Last Minute Financial Wisdom to Pass to Your College Freshmen
By Michelle P. Sharrow, MBA
In a few weeks many families will bid adieu to their teenagers as they sail away to begin their first year of college. Stock full of late nights, fun and independence, their decisions this year could change their lives forever. With that in mind as you cherish these last weeks of quality time; take a moment to discuss appropriate financial behaviors. Give them sound advice and alternatives on managing money and avoiding credit card debt.
It is easy for young eager freshmen to spend all of their money within the first weeks of being on campus. If your teen doesn't have a checking account, consider purchasing a reloadable visa debit card to help him manage his money. Available online or through major banks such as Wachovia, reloadable visas can be used at ATM machines and over 30 million participating merchants. Additionally, you or your teenager can load or reload money to the card with ease. Another advantage of the card is that itemized statements and online reporting make it easy to track inflows and outflows. Without cash in hand, your teen may be less likely to make impulse purchases.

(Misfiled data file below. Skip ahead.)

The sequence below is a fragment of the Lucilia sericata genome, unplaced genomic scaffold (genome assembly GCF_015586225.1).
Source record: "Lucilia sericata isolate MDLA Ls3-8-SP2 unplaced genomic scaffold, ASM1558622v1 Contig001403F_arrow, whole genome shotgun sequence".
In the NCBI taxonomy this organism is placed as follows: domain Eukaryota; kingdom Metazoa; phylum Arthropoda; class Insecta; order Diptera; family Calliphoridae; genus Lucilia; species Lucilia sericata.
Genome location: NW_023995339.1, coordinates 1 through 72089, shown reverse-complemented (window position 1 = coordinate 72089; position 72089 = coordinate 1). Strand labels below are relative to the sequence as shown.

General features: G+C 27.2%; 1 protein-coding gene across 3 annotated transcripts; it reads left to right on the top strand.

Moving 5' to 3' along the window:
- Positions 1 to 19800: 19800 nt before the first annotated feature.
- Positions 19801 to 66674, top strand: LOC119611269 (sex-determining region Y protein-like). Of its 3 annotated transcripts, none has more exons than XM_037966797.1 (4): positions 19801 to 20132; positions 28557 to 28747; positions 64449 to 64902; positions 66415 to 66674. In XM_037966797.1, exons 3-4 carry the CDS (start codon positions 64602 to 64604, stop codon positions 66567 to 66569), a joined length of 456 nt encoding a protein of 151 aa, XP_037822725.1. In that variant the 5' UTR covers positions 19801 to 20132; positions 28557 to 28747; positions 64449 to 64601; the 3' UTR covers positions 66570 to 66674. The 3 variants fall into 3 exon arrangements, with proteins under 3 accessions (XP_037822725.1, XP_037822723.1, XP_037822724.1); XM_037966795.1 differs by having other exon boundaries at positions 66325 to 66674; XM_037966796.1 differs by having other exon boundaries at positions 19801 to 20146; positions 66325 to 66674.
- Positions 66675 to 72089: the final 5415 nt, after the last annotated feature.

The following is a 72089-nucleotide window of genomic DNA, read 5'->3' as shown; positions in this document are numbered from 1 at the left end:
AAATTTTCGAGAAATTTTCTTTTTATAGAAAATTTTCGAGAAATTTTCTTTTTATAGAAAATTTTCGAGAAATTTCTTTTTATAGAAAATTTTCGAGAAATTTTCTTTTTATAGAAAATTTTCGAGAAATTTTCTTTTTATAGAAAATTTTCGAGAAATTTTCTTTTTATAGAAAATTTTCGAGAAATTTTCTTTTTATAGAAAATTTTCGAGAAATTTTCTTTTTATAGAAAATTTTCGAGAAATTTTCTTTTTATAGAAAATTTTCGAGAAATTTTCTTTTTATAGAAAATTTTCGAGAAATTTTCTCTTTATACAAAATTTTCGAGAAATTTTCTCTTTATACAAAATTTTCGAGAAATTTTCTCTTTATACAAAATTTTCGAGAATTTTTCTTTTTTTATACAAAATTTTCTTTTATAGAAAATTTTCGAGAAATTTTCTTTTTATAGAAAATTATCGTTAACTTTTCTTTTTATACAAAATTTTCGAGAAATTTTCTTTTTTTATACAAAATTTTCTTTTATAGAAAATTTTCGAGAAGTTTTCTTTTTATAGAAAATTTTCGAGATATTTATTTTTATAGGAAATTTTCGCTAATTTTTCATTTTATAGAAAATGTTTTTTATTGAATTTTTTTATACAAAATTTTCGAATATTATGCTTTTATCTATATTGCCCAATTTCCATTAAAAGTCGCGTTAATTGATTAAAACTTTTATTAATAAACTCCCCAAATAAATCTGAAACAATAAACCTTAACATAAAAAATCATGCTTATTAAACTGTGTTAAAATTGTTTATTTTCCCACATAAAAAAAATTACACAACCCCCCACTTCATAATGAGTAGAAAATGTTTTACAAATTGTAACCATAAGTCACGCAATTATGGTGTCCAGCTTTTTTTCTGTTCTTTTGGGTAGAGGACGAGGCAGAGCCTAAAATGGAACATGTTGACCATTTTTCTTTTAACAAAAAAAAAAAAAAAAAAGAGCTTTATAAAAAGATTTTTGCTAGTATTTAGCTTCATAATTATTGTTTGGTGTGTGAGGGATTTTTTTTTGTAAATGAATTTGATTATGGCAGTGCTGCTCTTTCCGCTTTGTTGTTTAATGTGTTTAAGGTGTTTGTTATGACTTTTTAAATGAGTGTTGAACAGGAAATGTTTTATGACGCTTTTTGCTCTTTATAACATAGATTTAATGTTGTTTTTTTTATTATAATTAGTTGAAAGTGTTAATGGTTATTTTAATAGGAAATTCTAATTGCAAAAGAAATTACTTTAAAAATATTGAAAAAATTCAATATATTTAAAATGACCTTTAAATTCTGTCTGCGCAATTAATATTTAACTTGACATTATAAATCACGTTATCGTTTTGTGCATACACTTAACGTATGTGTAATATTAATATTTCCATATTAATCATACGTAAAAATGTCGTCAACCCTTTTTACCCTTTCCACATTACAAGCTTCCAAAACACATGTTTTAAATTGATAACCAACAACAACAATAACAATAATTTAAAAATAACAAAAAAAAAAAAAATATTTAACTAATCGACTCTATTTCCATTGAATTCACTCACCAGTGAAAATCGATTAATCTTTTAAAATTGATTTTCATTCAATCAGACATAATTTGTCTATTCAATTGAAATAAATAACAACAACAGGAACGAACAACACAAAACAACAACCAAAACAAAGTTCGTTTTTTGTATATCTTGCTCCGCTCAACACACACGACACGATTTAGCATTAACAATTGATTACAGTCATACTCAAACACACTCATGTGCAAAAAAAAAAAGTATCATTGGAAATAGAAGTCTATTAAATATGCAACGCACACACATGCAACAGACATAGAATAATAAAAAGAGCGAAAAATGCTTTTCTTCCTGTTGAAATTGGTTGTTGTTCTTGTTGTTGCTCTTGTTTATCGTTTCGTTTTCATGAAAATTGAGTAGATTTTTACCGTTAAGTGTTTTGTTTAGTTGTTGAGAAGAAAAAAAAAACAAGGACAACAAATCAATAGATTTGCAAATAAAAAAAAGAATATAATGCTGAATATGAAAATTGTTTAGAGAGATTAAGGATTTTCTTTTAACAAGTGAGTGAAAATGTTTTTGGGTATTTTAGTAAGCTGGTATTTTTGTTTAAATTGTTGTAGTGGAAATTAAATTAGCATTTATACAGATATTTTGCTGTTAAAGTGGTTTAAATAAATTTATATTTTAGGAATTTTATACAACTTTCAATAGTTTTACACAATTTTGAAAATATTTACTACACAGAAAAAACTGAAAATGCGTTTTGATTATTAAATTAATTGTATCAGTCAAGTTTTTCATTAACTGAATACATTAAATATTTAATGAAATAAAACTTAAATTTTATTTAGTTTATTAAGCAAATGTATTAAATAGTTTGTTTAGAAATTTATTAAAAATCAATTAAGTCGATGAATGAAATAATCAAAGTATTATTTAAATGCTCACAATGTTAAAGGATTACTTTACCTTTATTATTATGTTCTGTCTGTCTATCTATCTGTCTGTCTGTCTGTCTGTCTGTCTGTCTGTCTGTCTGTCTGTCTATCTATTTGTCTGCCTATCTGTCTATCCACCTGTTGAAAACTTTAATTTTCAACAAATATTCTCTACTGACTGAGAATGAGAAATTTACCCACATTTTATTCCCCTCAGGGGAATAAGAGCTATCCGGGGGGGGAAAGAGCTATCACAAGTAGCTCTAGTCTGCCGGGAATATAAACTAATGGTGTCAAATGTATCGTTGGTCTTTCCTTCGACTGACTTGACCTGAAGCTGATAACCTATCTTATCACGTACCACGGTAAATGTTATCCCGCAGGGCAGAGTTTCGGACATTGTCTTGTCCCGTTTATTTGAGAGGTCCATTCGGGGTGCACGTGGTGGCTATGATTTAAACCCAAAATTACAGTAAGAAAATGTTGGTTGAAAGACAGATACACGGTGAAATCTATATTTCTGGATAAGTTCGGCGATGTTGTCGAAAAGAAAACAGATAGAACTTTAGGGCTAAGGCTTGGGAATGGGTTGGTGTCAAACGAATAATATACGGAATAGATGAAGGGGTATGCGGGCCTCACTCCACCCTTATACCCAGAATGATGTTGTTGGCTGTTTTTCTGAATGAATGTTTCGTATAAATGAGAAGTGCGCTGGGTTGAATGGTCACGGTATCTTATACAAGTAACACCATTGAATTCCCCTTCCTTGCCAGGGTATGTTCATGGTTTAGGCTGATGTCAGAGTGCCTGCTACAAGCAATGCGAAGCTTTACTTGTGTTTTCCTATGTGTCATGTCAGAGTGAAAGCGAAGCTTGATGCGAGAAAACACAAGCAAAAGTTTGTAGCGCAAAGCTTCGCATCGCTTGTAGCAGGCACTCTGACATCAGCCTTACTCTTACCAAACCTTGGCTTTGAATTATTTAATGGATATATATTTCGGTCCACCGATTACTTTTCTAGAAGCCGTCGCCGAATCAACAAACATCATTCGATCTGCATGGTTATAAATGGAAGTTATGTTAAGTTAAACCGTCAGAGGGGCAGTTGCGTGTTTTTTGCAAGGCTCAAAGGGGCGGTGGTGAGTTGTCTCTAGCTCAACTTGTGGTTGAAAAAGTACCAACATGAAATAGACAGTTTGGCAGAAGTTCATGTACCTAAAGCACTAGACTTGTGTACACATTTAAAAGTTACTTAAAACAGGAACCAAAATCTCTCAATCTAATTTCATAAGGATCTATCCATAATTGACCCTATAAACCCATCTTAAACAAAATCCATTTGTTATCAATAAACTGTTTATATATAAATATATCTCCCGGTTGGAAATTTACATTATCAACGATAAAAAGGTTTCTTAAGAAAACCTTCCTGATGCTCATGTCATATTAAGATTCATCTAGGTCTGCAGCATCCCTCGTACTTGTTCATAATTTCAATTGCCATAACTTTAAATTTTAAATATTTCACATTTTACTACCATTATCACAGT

Bypassing Credit Cards
Enticed with free tee shirts, water bottles, and other tchotchkes, freshmen are prime targets for new credit cards. While credit cards are good tools for establishing credit, freshmen year is not the time to get one. Unless your teenager has a monthly stipend, work-study, or other job, encourage him to bypass the credit card offers and freebies. Discuss some of the negative consequences of instant gratification gone wild, such as the inability to get certain jobs upon graduation and the impact they can have on credit report.
Finally, if it is within your means, consider sending care packages to your teen to deter him from freebies he would not otherwise use. Place his favorite toiletries, snacks, and other cool gadgets in a box along with a personal note and drop it in the mail. Stores like the Container Store make intriguing little gifts that are perfect for care packages.
Now is your last chance to talk with your teenager about being financially responsible. Don't let the time slip away.
© 2007. Michelle P. Sharrow, MBA.
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